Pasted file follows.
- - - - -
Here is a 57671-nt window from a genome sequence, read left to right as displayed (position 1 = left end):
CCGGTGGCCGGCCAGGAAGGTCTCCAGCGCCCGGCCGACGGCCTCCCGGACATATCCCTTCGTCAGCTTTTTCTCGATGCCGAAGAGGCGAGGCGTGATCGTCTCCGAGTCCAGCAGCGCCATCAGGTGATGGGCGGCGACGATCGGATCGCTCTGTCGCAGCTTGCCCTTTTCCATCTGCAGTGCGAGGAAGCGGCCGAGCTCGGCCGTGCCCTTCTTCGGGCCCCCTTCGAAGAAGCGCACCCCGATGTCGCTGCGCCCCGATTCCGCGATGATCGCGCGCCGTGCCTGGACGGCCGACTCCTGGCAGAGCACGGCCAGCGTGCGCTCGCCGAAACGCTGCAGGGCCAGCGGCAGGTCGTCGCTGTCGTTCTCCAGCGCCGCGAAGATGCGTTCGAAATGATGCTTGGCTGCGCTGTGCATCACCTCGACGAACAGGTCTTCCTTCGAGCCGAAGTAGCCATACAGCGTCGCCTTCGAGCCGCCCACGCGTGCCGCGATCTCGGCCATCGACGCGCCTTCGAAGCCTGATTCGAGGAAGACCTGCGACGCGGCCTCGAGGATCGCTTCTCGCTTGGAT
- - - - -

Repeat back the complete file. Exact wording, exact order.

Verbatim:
Here is a 57671-nt window from a genome sequence, read left to right as displayed (position 1 = left end):
CCGGTGGCCGGCCAGGAAGGTCTCCAGCGCCCGGCCGACGGCCTCCCGGACATATCCCTTCGTCAGCTTTTTCTCGATGCCGAAGAGGCGAGGCGTGATCGTCTCCGAGTCCAGCAGCGCCATCAGGTGATGGGCGGCGACGATCGGATCGCTCTGTCGCAGCTTGCCCTTTTCCATCTGCAGTGCGAGGAAGCGGCCGAGCTCGGCCGTGCCCTTCTTCGGGCCCCCTTCGAAGAAGCGCACCCCGATGTCGCTGCGCCCCGATTCCGCGATGATCGCGCGCCGTGCCTGGACGGCCGACTCCTGGCAGAGCACGGCCAGCGTGCGCTCGCCGAAACGCTGCAGGGCCAGCGGCAGGTCGTCGCTGTCGTTCTCCAGCGCCGCGAAGATGCGTTCGAAATGATGCTTGGCTGCGCTGTGCATCACCTCGACGAACAGGTCTTCCTTCGAGCCGAAGTAGCCATACAGCGTCGCCTTCGAGCCGCCCACGCGTGCCGCGATCTCGGCCATCGACGCGCCTTCGAAGCCTGATTCGAGGAAGACCTGCGACGCGGCCTCGAGGATCGCTTCTCGCTTGGAT